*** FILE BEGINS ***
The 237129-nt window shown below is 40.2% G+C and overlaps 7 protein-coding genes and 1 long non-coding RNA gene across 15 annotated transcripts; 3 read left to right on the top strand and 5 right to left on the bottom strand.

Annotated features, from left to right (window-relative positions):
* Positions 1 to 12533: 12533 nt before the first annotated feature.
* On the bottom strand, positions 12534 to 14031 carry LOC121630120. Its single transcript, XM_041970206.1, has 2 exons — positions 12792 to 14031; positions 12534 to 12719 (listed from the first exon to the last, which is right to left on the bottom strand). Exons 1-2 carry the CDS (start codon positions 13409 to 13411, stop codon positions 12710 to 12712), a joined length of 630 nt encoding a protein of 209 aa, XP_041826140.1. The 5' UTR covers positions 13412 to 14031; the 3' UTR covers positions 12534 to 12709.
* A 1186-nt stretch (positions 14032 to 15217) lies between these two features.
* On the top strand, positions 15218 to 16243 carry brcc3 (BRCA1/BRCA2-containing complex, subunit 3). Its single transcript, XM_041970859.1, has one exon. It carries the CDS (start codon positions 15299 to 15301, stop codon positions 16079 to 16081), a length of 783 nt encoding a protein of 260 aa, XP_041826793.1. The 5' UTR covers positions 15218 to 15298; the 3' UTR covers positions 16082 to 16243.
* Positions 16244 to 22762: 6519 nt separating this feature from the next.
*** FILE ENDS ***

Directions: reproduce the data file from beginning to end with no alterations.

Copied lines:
The 237129-nt window shown below is 40.2% G+C and overlaps 7 protein-coding genes and 1 long non-coding RNA gene across 15 annotated transcripts; 3 read left to right on the top strand and 5 right to left on the bottom strand.

Annotated features, from left to right (window-relative positions):
* Positions 1 to 12533: 12533 nt before the first annotated feature.
* On the bottom strand, positions 12534 to 14031 carry LOC121630120. Its single transcript, XM_041970206.1, has 2 exons — positions 12792 to 14031; positions 12534 to 12719 (listed from the first exon to the last, which is right to left on the bottom strand). Exons 1-2 carry the CDS (start codon positions 13409 to 13411, stop codon positions 12710 to 12712), a joined length of 630 nt encoding a protein of 209 aa, XP_041826140.1. The 5' UTR covers positions 13412 to 14031; the 3' UTR covers positions 12534 to 12709.
* A 1186-nt stretch (positions 14032 to 15217) lies between these two features.
* On the top strand, positions 15218 to 16243 carry brcc3 (BRCA1/BRCA2-containing complex, subunit 3). Its single transcript, XM_041970859.1, has one exon. It carries the CDS (start codon positions 15299 to 15301, stop codon positions 16079 to 16081), a length of 783 nt encoding a protein of 260 aa, XP_041826793.1. The 5' UTR covers positions 15218 to 15298; the 3' UTR covers positions 16082 to 16243.
* Positions 16244 to 22762: 6519 nt separating this feature from the next.